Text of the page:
Unfortunately history is littered with dishonourable acts of war, some of them caused by disobeying orders, some by obeying them, and some accepted by authorities until they were discovered - and that just accounts for the stories of war that we know about.

It seems to me that an act of heroism may, in other circumstances, be seen as an act of recklessness. If you go over the top and get killed it may be that a posthumous medal is awarded but it may also be the result of a bad decision or a miscommunication. Lord Tennyson knew that the Charge of The Light Brigade was a foolish error but he highlights the valour of those soldiers. I would highlight the foolishness.

You may remember the heroics shown in the film Zulu. The characters played by Michael Caine and Stanley Baker both won VCs along with nine others, the highest number awarded in one battle. However do you remember the heroics of the Zulus or are they just the unsophisticated enemy that need to be killed? The film does show the bravery of the Zulus and it could be argued that they were much braver than the British forces, but I don't think that the Zulus are the first soldiers that are thought of today.

In the Boer War, those brave soldiers fighting guerrilla warfare were Boers. If the British didn't invent concentration camps in the same war then they certainly enhanced their popularity. More recently, if it were not for the widespread availablity of cameras then we may never have learnt about the torture going on in Abu Ghraib.

A few years ago I was speaking with some French people who had no idea about the meaning of the poppy. Would you know the French flower of remembrance? The answer is the bleuet or, as we know it, the cornflower. The blue flower was also the colour of their uniforms. When it comes to remembering all of the war dead then the forces from that particular country come first, and if that is the case then remembrance highlights division.

War is not honourable. According to Tony Benn it is a failure of diplomacy. I have absolutely no problem in supporting soldiers who work in extremely dangerous circumstances. My problem is that we forget the political failures and glorify war.

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Wednesday, 9 November 2011

Look for good in people

"Politicians are only in it for themselves". I have heard that comment myself even though I am untainted by victory. The naive / cynical spectrum applied to Jerry Sadowitz's humour is equally applicable to how we see politicians. All politicians may just be in it for themselves or they may all be true philanthropists. How can you be a complete philanthropist without being a saint? After all, we all have to look after our own bills. We can't give all our money away. That tells you that I am not at the extreme end of the naive spectrum.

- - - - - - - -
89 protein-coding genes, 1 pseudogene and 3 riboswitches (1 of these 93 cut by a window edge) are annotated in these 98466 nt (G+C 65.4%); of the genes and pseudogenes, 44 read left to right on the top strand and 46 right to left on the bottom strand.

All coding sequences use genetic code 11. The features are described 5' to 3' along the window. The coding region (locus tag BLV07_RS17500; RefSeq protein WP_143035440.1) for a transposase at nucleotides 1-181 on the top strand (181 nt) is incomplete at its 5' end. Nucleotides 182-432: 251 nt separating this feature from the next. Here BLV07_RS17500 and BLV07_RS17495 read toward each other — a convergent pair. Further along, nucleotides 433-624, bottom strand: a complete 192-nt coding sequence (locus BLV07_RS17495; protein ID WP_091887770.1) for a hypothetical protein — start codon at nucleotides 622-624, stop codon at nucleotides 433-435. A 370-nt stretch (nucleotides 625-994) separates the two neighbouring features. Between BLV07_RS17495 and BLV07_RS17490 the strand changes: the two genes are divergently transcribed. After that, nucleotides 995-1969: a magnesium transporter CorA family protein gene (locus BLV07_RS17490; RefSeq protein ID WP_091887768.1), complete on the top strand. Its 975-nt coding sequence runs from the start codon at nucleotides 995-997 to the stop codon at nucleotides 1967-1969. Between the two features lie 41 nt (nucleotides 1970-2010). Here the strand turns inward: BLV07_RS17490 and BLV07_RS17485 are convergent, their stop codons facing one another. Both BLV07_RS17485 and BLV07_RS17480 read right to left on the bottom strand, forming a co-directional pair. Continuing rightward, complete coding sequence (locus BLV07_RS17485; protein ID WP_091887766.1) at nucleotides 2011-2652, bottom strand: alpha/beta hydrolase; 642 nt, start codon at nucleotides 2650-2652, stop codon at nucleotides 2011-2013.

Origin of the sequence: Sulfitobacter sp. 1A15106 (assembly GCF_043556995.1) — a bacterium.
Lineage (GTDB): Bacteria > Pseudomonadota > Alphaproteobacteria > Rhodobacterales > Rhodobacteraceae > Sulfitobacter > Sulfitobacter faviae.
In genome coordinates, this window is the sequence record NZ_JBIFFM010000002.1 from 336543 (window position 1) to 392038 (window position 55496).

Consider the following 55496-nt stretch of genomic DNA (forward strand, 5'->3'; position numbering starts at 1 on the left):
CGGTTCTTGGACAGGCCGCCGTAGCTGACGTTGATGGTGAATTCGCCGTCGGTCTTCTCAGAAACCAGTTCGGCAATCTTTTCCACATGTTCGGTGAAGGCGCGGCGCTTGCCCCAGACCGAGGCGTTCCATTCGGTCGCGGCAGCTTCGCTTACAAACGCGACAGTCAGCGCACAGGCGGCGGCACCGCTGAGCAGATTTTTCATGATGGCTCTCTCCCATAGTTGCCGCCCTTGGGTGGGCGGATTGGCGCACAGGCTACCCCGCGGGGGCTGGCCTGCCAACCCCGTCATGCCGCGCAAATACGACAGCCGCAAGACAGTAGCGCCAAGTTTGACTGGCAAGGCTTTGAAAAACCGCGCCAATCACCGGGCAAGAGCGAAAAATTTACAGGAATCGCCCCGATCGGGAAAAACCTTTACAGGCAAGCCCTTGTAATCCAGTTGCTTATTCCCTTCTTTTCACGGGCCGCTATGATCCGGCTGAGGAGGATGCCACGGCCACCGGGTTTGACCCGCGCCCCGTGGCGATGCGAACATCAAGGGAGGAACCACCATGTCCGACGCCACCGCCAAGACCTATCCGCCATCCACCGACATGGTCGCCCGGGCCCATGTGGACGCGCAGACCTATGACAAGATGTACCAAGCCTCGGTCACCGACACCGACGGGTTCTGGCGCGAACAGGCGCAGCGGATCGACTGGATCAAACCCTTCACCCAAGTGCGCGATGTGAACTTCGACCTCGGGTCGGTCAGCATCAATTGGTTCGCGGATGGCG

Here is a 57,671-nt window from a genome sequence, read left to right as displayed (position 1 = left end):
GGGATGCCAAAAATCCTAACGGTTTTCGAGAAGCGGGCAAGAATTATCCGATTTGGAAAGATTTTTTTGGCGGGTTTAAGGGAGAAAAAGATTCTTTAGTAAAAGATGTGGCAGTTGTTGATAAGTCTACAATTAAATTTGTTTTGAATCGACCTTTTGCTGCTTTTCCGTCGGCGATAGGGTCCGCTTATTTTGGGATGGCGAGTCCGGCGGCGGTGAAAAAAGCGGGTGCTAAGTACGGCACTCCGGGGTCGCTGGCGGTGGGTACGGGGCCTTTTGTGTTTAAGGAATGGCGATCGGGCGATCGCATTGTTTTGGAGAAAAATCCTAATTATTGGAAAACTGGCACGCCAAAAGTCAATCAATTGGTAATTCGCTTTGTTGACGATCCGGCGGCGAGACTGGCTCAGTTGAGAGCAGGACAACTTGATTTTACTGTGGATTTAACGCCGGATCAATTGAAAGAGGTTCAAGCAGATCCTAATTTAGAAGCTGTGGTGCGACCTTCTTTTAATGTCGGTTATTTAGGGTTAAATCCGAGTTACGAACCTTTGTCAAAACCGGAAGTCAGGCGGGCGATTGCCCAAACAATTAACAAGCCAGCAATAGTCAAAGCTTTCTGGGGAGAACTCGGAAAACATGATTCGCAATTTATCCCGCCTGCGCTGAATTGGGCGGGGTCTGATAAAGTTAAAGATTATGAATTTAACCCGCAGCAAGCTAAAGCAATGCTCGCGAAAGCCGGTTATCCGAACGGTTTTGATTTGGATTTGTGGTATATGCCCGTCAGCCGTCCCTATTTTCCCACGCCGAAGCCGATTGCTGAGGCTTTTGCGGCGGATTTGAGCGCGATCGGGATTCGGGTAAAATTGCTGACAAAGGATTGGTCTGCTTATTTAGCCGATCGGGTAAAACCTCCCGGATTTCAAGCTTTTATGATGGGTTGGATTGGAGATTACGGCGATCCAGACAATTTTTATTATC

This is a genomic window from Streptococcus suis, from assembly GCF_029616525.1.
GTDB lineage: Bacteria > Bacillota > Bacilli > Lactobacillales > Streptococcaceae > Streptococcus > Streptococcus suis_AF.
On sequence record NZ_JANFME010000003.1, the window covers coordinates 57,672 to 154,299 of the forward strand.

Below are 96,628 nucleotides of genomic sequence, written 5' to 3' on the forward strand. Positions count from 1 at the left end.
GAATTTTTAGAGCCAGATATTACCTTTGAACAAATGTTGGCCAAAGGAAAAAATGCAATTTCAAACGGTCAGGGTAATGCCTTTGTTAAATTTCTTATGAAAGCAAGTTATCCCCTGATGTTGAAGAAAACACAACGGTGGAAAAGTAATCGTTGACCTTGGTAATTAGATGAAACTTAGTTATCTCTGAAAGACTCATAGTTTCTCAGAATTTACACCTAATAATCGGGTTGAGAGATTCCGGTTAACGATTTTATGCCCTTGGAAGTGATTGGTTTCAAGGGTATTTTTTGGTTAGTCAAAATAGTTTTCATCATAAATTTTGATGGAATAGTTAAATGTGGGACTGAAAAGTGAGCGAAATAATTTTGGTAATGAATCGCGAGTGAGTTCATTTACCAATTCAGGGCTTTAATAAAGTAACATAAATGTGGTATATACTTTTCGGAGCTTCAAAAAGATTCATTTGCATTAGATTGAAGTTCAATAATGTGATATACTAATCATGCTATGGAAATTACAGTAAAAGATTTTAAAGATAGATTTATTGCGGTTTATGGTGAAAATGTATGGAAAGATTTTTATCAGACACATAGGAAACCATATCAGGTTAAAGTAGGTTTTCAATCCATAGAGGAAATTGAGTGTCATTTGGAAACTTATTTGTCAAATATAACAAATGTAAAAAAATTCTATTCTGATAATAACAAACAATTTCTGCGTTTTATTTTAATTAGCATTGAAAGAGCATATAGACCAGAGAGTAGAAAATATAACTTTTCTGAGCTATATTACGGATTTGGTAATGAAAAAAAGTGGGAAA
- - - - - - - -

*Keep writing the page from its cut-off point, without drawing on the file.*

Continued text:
On the other hand you may criticise politicians for looking towards their own concerns. Their decisions don't relate to right and wrong but how to line their pockets and win more votes. You would then spend time finding contradiction in what they say and do (how do you know when a politician is lying? When their lips move). Even if there is a good result you would still feel the politician is acting in a way that would be approved by Alan B'stard from The New Statesman.

There is a blogger, not a million miles from where I live who reminds me of Jerry Sadowitz at his worst. There is no humour so there is no defence that he is an entertainer. He is a cynical politician. The trouble with this is that his life in not enriched by cynicism. Taking a perceived negative viewpoint and magnifying it makes total cynicism a little more inevitable. Then you end up saying that you have seen it all and can't do anything about it, and then you stop trying.

If you gave me the choice of being totally cynical or totally naive I know which I would choose and my life would possibly be so much the better for it. As with most circumstances it is probably better to have a balanced view and if you can see good in people they maybe they will see good in you.

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Tuesday, 8 November 2011

Jerry Sadowitz II